All the scripts and data for this series is available at

You’ll need some of the csv files there to do the later tutorials.

Aside from this document (00_Introduction), this series correspond to R scripts of the same name, found in the “scripts” folder of the site linked above.

So, 01_basicHist.html describes in detail what you’ll see in 01_basicHist.R and so on. This allows us keep the annotations in the R script fairly light and allows you to have this html guide open or printed out while you work with the script.

The idea is that while you’re working with the R scripts, you can have the html file open in a browser window. The html files can be printed too. Use whatever works best for you.

If you need some assistance with these, please let me know.

Use the Navigation page to begin.

Important note

Especially if you’re new to coding, you’re not going to understand everything in these files.

That’s OK. That’s normal. You don’t have to understand everything to use it.

Think about this like you’re opening a door. All you need to know is how to turn the door knob, you don’t have to know how to design and machine all the parts and install a door knob in a home.

At some point you might want to or need to, but you don’t have to right now. You’re not reading this because you want to become a compuer scientist, you’re reading this to become a better journalist.

If at any time you want to learn more about something, copy the code snippit and paste it into a google search. Chances are lots of people have written about it and some of them may have even written a tutorial about it.

BTW, that’s a valuable tip: google what you’re curious about and add the word “tutorial.” It’s how most of the links listed below were found.

But generally, don’t feel bad because you don’t ‘get’ something right off. No one does.

If things go wrong

They will. You may have an extra comma, or forgotten to close parenthesis. It happens to everyone.

R is pretty good about telling you where the problem is. Or, try comparing your code to code that works and see if you can spot the difference.

Sometimes problems can get complicated. If so, you can try copying the warning message into a google search. A lot of times you’ll come across the answer because you’re not the only person to have this problem. You can also contact me.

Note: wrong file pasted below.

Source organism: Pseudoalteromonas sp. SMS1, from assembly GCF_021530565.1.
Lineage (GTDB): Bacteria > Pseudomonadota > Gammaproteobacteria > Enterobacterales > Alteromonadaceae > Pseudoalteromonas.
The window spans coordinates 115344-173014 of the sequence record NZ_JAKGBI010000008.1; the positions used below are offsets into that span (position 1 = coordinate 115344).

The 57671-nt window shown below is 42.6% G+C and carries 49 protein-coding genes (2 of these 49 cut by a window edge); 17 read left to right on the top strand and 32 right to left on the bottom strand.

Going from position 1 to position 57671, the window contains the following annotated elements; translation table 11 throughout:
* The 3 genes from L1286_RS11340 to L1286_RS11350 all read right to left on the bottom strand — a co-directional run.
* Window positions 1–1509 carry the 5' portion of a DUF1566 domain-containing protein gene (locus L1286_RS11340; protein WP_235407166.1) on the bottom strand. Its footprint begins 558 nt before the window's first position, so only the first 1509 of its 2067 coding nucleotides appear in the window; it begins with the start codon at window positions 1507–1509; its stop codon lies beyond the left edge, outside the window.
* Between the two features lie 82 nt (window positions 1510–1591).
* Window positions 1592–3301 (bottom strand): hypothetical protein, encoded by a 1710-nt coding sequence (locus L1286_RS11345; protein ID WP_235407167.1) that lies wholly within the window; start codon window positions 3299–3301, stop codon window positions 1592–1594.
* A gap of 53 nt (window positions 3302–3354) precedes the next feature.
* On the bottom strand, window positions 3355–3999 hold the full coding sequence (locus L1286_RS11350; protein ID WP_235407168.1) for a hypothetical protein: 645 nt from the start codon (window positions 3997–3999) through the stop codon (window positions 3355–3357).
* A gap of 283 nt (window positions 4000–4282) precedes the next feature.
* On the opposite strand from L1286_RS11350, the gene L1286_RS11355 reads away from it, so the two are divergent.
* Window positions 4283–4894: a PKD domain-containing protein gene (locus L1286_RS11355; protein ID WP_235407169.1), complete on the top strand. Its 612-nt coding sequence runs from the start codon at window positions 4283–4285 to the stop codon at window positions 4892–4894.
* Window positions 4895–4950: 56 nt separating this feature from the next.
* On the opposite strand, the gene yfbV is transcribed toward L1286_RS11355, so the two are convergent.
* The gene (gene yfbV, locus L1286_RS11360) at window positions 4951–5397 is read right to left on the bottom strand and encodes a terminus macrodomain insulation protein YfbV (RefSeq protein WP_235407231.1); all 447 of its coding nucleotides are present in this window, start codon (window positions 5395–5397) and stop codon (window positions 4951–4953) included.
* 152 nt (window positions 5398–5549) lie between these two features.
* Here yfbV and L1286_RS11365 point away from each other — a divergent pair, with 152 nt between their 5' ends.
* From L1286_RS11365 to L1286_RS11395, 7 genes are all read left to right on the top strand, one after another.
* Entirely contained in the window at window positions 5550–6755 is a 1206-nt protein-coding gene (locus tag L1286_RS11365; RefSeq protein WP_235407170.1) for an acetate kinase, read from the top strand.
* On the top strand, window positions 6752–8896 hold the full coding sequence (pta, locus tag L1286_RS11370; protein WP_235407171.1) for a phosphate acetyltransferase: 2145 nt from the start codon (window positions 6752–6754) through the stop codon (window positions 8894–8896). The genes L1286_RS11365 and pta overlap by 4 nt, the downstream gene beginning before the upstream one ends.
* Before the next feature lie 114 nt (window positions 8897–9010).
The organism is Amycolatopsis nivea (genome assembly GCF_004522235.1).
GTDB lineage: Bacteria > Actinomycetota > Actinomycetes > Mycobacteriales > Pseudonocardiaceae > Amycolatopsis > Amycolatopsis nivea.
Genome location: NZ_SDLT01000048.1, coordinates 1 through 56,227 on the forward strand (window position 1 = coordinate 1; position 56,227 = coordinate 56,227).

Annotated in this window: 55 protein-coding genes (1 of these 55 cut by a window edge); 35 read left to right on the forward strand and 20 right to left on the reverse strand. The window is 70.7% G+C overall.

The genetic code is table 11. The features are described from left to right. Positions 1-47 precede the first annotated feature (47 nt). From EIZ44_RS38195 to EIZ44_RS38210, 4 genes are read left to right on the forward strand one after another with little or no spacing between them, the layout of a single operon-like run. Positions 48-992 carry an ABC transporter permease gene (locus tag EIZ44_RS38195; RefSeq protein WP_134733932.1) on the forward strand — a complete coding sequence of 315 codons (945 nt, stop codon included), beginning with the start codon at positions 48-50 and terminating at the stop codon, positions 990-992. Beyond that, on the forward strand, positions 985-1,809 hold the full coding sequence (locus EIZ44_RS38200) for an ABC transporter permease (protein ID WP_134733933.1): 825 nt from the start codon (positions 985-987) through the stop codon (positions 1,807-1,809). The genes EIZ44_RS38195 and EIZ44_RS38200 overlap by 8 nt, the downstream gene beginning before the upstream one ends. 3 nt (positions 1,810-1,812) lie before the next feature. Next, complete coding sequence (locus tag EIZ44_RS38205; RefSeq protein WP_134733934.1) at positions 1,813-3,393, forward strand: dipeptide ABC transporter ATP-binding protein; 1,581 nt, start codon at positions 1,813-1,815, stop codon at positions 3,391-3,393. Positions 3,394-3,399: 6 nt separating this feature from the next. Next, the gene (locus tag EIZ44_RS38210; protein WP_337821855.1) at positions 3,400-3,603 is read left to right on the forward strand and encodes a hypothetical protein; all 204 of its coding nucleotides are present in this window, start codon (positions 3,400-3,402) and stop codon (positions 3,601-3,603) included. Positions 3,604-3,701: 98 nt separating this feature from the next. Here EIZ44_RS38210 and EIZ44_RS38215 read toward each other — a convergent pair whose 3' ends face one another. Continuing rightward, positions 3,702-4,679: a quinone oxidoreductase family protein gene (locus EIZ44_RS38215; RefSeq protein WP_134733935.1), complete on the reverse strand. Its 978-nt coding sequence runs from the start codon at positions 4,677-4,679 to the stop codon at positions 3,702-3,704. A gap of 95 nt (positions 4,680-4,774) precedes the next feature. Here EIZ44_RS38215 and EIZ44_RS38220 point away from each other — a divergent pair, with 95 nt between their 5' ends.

And sometimes, it’s really complicated. All these files were created using R version 3.3.3 and R Studio 1.0.143. That shouldn’t be an issue until it is (welcome to coding).

How these guides are structured

These guides assume you’ve installed R and R Studio, and have a little experience working with R.

  • 00_Quickstart is just that - it’ll get you up and running with R and give you some familarity working with it through R-Studio.

  • From 01 to 06, we look at R’s basic plotting tools. For exploring data yourself, or just for practice, these are good to know. However, their design isn’t great for print or online. And, it takes some work to get a decent graphic out of them.

  • At 07, we start working with ggplot2, the R graphics library that takes a sophisticated approach to graphics. 08_qplot is part of ggplot - q stands for quick, and it’s meant to create quick visualizations that help you understand the data. Qplot is an excellent way of quickly looking at your data, and it’s a lot easier to use than the basic plots. Along with ggplot2, qplot should replace all those basic plots.

  • From 08 through 14, we learn to create the most common graphic types - bar charts, stacked bar charts, grouped bar charts, line and area charts. We also learn how to create color and black-and-white pdfs suitable for print publication and color png files for online.

  • 15 demonstrates how to explore relationships between data using qplot scatter plots and finally creating a publication-ready scatter plot that shows what we found.

  • Finally, M01 is a link to another guide I created on how we examined cyclist and pedestrian crashes in the six-county area. It’s four parts, with the last two on how we used mapping in R to examine the data.

I may add more tutorials at a later date - for instance looking at what happens if something goes wrong.

Final thoughts

Open source and fair use

The open-source ecosystem is pretty unique. Millions of people (not an exaggeration) participate in building and maintaining software that’s free to use and share. In some cases, we’ve used some of their code in our scripts. That’s OK, it’s how open source coding is supposed to work.

For instance, say you want to load in a comma-separated file. You search the internet and find a chunk of code someone posted:

df <- read_csv("filename.csv")

It’s fine to use the code - no one owns the code itself. And part of the open-source ethos is sharing knowledge so that others can learn. They do that because others did that for them.

However, taking someone’s data and their script, running it to produce their work and then using their result in your work - that could be a problem.

But if you’re just looking to learn and improve your own skills, don’t be afraid to look at other peoples’ work.